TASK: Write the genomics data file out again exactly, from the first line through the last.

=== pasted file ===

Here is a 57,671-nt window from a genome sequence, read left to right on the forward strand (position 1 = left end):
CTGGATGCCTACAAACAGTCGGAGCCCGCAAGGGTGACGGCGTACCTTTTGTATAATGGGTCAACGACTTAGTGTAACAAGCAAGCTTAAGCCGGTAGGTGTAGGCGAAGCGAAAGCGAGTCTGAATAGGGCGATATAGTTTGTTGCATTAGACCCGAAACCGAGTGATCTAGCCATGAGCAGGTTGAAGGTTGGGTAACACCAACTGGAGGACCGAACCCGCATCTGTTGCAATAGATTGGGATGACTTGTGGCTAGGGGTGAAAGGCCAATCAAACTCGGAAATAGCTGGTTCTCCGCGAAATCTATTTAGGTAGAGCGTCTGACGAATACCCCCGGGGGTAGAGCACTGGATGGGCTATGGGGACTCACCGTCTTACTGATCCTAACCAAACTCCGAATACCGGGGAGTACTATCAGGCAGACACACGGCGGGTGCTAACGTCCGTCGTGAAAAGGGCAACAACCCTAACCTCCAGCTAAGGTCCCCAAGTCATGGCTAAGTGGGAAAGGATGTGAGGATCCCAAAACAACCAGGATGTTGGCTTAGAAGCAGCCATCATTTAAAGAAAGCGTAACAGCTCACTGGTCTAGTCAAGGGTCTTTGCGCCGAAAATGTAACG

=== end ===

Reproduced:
Here is a 57,671-nt window from a genome sequence, read left to right on the forward strand (position 1 = left end):
CTGGATGCCTACAAACAGTCGGAGCCCGCAAGGGTGACGGCGTACCTTTTGTATAATGGGTCAACGACTTAGTGTAACAAGCAAGCTTAAGCCGGTAGGTGTAGGCGAAGCGAAAGCGAGTCTGAATAGGGCGATATAGTTTGTTGCATTAGACCCGAAACCGAGTGATCTAGCCATGAGCAGGTTGAAGGTTGGGTAACACCAACTGGAGGACCGAACCCGCATCTGTTGCAATAGATTGGGATGACTTGTGGCTAGGGGTGAAAGGCCAATCAAACTCGGAAATAGCTGGTTCTCCGCGAAATCTATTTAGGTAGAGCGTCTGACGAATACCCCCGGGGGTAGAGCACTGGATGGGCTATGGGGACTCACCGTCTTACTGATCCTAACCAAACTCCGAATACCGGGGAGTACTATCAGGCAGACACACGGCGGGTGCTAACGTCCGTCGTGAAAAGGGCAACAACCCTAACCTCCAGCTAAGGTCCCCAAGTCATGGCTAAGTGGGAAAGGATGTGAGGATCCCAAAACAACCAGGATGTTGGCTTAGAAGCAGCCATCATTTAAAGAAAGCGTAACAGCTCACTGGTCTAGTCAAGGGTCTTTGCGCCGAAAATGTAACG